Going to the birds

We saw a few hawks on our travel day, and a lot of interstate 25. Travel days are generally not the highlight of any trip, but I like the way they put a buffer between “regular life” and being away. This was a fairly typical one, with a few stops, some new music, and big sky vistas. (Also, I clearly was not quite in vacation mode, because I didn’t take a single photo. Apologies for the text-only post…)

After exercise, car-loading, breakfast, and a quick stop at the local grocery store, we were headed south towards New Mexico by 9:30. We packed a lot of food, but wanted coffee, so I did a little internet searching to find Perkatory Coffee House in Trinidad. We found a parking space on the street right outside, so we could both go in and still see Rebbe in the car. After ordering lattes (and a rice crispy treat for me), we asked about a bathroom and were told that “someone will come back with the key and then you can go down the hall.” This sounded a bit sketchy, but someone did come back with the key and I used it to enter a nice, new, clean, multi-stall bathroom that appears to serve the entire commercial/office building. Maureen waited for the coffees and then took her turn with the key. We talked later about whether there was a practical system that could avoid the (potentially germ-y) key handoff but still keep the bathrooms safe, clean, and secure for the building occupants and customers. I’m imagining something that generates one-time codes for customers and also utilizes semi-permanent codes for employees. Perhaps such a thing exists. Whether it is available and affordable enough for downtown Trinidad is another issue…

We next stopped at a “closed” rest area in New Mexico that clearly was not closed. In fact, it was very busy on this most popular of travel days. I am fond of rest areas. I hope that some of our transportation dollars will be going towards maintaining, enhancing, and building more rest areas. They are, like libraries, profoundly democratic, welcoming travelers from all walks of life with free bathrooms, picnic areas, and dog-walking spots. We used all three functions before continuing on our way.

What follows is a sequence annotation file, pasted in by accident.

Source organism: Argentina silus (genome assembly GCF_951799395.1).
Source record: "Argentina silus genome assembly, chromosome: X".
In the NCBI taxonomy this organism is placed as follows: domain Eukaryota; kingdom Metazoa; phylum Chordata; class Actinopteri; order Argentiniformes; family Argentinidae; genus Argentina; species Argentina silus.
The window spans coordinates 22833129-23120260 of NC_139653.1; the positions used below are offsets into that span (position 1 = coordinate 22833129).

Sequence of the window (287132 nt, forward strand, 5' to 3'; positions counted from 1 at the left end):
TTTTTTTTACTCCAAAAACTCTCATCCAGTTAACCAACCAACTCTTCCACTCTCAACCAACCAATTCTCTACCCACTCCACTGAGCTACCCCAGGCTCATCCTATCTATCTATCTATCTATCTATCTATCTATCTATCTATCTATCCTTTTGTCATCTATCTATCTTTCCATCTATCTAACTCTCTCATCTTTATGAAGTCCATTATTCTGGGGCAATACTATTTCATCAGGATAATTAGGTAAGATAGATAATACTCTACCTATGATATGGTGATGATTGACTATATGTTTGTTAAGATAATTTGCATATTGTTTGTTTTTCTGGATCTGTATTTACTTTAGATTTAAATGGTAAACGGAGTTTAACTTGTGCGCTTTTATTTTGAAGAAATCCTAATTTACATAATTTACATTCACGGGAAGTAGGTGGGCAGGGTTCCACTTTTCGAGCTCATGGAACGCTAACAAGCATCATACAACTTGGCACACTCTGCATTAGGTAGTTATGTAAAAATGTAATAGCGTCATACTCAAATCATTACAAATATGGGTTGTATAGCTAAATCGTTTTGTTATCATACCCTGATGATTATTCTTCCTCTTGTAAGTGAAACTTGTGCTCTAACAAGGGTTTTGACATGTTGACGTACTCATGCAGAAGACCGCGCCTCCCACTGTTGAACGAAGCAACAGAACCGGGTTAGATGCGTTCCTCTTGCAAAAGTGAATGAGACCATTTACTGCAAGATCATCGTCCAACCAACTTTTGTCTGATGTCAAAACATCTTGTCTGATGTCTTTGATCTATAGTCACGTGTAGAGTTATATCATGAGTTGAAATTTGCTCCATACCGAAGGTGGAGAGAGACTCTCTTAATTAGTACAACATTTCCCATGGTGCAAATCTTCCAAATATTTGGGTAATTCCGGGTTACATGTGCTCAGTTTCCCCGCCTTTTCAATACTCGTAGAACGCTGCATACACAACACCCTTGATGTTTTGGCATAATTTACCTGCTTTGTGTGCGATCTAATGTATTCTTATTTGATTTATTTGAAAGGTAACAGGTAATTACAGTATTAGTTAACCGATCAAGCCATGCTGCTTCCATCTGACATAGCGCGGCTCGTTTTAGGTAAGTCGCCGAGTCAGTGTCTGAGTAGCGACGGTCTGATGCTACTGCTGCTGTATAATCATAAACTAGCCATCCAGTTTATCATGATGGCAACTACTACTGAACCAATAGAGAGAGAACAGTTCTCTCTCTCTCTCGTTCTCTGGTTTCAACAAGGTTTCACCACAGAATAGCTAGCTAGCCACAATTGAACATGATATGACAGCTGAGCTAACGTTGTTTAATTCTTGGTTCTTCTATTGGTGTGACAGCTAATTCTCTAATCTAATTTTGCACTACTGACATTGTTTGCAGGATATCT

In Albuquerque, we stopped by a favorite restaurant to pick up salads for dinner and dessert for Thanksgiving day. Vinaigrette was hopping, and downtown Albuquerque continues to add housing and attractions.

We did a short side trip to Sevillita National Wildlife Refuge, but the Visitor Center was closed. We drove through some Bureau of Land Management territory on its outskirts, but did not see any wildlife. Rebbe said there was plenty that we didn’t see. Later, I read that it is an anomaly among NWR’s because it is intended for study and preservation, not visitation. Now our experience makes more sense.

We arrived to our temporary home in Socorro (Best Western) and braved the pre-Thanksgiving crowds at the local grocery store for a bottle of rosé. The employees were friendly and helpful, and pretty much everyone there was masking—probably due to the statewide mandate!

Next up—the birds…

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